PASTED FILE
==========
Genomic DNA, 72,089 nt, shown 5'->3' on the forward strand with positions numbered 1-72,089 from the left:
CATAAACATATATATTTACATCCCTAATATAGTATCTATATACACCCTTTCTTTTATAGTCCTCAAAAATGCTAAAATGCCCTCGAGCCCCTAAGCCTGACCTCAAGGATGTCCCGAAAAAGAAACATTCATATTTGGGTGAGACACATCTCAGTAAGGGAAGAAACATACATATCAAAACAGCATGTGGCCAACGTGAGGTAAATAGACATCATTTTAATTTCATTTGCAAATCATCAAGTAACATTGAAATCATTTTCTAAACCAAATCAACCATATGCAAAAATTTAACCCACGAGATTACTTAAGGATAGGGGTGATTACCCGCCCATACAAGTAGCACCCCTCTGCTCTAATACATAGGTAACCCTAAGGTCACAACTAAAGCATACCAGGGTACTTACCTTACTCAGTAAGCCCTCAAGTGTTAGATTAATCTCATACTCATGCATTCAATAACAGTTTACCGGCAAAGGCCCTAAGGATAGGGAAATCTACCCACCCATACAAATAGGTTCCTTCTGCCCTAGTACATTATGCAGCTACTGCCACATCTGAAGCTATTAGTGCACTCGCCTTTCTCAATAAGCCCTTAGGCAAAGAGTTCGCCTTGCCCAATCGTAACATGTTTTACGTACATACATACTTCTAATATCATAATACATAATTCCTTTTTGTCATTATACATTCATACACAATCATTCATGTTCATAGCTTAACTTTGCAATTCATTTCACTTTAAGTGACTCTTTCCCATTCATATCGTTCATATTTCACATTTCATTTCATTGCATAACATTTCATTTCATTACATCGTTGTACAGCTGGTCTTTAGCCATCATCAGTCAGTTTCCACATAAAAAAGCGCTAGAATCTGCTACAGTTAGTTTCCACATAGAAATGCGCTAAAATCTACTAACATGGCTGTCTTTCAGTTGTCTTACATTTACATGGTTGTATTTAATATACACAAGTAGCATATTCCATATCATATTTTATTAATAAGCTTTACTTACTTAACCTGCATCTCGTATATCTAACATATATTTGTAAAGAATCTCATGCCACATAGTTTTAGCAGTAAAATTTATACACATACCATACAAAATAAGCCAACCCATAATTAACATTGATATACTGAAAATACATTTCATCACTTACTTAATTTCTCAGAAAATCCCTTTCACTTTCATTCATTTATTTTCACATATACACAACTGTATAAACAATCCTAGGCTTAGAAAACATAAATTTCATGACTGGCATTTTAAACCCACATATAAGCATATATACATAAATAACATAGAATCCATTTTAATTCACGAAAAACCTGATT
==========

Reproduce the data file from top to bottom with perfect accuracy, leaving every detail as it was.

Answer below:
Genomic DNA, 72,089 nt, shown 5'->3' on the forward strand with positions numbered 1-72,089 from the left:
CATAAACATATATATTTACATCCCTAATATAGTATCTATATACACCCTTTCTTTTATAGTCCTCAAAAATGCTAAAATGCCCTCGAGCCCCTAAGCCTGACCTCAAGGATGTCCCGAAAAAGAAACATTCATATTTGGGTGAGACACATCTCAGTAAGGGAAGAAACATACATATCAAAACAGCATGTGGCCAACGTGAGGTAAATAGACATCATTTTAATTTCATTTGCAAATCATCAAGTAACATTGAAATCATTTTCTAAACCAAATCAACCATATGCAAAAATTTAACCCACGAGATTACTTAAGGATAGGGGTGATTACCCGCCCATACAAGTAGCACCCCTCTGCTCTAATACATAGGTAACCCTAAGGTCACAACTAAAGCATACCAGGGTACTTACCTTACTCAGTAAGCCCTCAAGTGTTAGATTAATCTCATACTCATGCATTCAATAACAGTTTACCGGCAAAGGCCCTAAGGATAGGGAAATCTACCCACCCATACAAATAGGTTCCTTCTGCCCTAGTACATTATGCAGCTACTGCCACATCTGAAGCTATTAGTGCACTCGCCTTTCTCAATAAGCCCTTAGGCAAAGAGTTCGCCTTGCCCAATCGTAACATGTTTTACGTACATACATACTTCTAATATCATAATACATAATTCCTTTTTGTCATTATACATTCATACACAATCATTCATGTTCATAGCTTAACTTTGCAATTCATTTCACTTTAAGTGACTCTTTCCCATTCATATCGTTCATATTTCACATTTCATTTCATTGCATAACATTTCATTTCATTACATCGTTGTACAGCTGGTCTTTAGCCATCATCAGTCAGTTTCCACATAAAAAAGCGCTAGAATCTGCTACAGTTAGTTTCCACATAGAAATGCGCTAAAATCTACTAACATGGCTGTCTTTCAGTTGTCTTACATTTACATGGTTGTATTTAATATACACAAGTAGCATATTCCATATCATATTTTATTAATAAGCTTTACTTACTTAACCTGCATCTCGTATATCTAACATATATTTGTAAAGAATCTCATGCCACATAGTTTTAGCAGTAAAATTTATACACATACCATACAAAATAAGCCAACCCATAATTAACATTGATATACTGAAAATACATTTCATCACTTACTTAATTTCTCAGAAAATCCCTTTCACTTTCATTCATTTATTTTCACATATACACAACTGTATAAACAATCCTAGGCTTAGAAAACATAAATTTCATGACTGGCATTTTAAACCCACATATAAGCATATATACATAAATAACATAGAATCCATTTTAATTCACGAAAAACCTGATT